History in Review
The Jewish Confederates
By Robert N. Rosen
University of South Carolina Press, 2000
543 pages, 179 illustrations
Reviewed by Boris Segel - September 14, 2016
I would hazard a guess that most people are unaware of the role that Southern Jews played throughout the American Civil War, or even that there were numerous Jews that supported the Confederate cause. In his book, The Jewish Confederates, Civil War historian Robert N. Rosen provides readers with the opportunity to expand their knowledge of Southern Jewish history throughout the Civil War and Reconstruction periods, as well as to learn about an important, but often overlooked aspect of Civil War history. Within the pages of this monumental work, Rosen also explores the cultural aspects of Southern Jewry, from the communities in which they lived to where they came from and how they ended up living in the American South. He looks at not only well known figures such as Judah P. Benjamin, but also those from every walk of life from privates to colonels as well as shopkeepers, nurses, housewives, and more. Throughout, Rosen gives particular attention to the military participation of Jews in the Southern army, as well as their religious practices on and off the battlefield. He also examines the motives and viewpoints of those who were stalwart supporters of the Confederate cause, as well as those that vehemently opposed it. He tells the stories of Jewish men who tried to avoid conscription, those who enlisted voluntarily, and those who deserted. Perhaps of most interest to students of Jewish history, Rosen also examines the lack of anti-Semitism that seems to have prevailed in the South, compared to the higher levels of anti-Semitism that were perceived to have existed in the North.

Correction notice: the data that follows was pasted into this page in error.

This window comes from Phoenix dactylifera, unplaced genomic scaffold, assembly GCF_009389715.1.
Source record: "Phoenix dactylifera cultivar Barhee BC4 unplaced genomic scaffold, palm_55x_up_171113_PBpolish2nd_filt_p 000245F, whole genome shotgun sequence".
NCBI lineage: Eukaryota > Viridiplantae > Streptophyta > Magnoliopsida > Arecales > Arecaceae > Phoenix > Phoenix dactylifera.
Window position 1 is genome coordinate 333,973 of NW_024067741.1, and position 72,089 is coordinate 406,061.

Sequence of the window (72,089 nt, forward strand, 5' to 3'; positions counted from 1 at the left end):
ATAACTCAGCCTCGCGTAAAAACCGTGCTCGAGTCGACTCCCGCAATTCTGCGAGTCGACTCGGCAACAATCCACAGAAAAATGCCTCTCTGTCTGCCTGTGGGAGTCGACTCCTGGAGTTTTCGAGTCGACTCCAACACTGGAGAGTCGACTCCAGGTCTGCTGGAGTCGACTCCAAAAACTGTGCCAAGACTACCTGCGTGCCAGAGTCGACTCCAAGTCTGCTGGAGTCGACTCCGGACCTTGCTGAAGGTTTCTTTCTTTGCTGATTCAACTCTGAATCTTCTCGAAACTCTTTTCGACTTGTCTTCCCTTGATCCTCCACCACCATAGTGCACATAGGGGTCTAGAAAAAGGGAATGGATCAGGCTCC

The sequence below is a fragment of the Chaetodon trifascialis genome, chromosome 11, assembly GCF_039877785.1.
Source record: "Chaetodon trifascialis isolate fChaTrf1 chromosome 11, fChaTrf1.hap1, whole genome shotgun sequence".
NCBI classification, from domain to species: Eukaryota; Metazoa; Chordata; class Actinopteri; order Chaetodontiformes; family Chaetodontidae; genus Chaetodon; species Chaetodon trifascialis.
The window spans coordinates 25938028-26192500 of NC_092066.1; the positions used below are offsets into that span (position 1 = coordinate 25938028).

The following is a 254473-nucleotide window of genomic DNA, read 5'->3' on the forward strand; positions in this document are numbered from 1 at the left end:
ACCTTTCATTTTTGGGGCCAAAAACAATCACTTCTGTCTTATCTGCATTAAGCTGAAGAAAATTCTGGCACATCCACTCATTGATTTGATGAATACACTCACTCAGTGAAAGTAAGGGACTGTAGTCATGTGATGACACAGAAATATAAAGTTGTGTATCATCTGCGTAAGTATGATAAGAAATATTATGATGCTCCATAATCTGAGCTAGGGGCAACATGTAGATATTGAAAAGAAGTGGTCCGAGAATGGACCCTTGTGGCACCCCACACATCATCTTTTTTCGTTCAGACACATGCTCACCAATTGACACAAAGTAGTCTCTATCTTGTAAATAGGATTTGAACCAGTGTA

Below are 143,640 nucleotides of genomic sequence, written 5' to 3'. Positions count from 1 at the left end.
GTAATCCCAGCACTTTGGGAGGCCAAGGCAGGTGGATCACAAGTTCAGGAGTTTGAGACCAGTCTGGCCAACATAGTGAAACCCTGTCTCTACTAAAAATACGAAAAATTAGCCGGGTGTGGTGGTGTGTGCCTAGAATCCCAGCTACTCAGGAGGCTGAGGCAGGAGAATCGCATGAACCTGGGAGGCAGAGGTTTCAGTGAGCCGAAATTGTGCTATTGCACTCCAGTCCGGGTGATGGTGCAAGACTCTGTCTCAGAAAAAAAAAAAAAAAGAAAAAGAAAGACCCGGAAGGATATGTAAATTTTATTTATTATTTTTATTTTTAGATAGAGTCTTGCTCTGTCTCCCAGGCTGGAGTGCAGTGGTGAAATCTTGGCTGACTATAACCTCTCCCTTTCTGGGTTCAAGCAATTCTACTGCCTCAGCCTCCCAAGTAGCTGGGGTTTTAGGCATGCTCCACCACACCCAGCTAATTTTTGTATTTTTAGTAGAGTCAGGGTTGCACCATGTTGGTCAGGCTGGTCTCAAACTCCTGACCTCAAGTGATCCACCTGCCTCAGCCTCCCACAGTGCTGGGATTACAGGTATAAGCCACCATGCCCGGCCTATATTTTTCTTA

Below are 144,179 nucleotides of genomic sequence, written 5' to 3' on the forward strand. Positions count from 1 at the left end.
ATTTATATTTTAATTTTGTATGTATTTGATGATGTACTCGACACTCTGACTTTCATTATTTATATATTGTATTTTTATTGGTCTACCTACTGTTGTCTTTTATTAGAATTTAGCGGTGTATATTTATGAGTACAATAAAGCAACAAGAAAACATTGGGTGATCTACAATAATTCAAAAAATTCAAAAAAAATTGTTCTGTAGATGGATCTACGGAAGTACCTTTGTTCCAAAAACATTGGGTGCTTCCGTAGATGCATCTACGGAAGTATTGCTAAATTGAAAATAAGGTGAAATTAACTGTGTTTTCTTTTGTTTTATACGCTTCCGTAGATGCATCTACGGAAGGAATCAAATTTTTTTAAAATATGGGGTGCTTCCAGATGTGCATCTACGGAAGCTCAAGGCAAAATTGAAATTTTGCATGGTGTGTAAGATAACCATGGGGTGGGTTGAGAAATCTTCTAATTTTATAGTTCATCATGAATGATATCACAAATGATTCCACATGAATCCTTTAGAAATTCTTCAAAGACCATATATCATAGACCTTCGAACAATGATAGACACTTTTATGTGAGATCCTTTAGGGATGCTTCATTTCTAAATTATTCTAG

The Jewish Confederates is a remarkable book, and it is a book that fills a gap in the chronicles of the American Civil War and in American Jewish history. The book is filled with more than 175 illustrations that give a face to the many men and women whose lives are touched upon in this history. The text is well indexed and copious endnotes have been provided, as well as a useful glossary of Jewish terms. Most important, Rosen writes with the skill of a novelist, interweaving sometimes weighty details with insightful and homey attributes, thereby creating a compelling and fast-moving narrative that will hold your interest from beginning to end. Consequently, this book is ideal for not only historians, but also general readers interested in exploring a little known aspect of the Civil War.
The Jews of the United States, 1654 to 2000, by Hasia R. Diner.
Offers a general survey of Jewish life in America, covering both historical, religious, and social milestones.
Mordecai: An Early American Family, by Emily Bingham.
In this work, Bingham provides a fascinating glimpse of Jewish life in America, from Colonial times through the Civil War.
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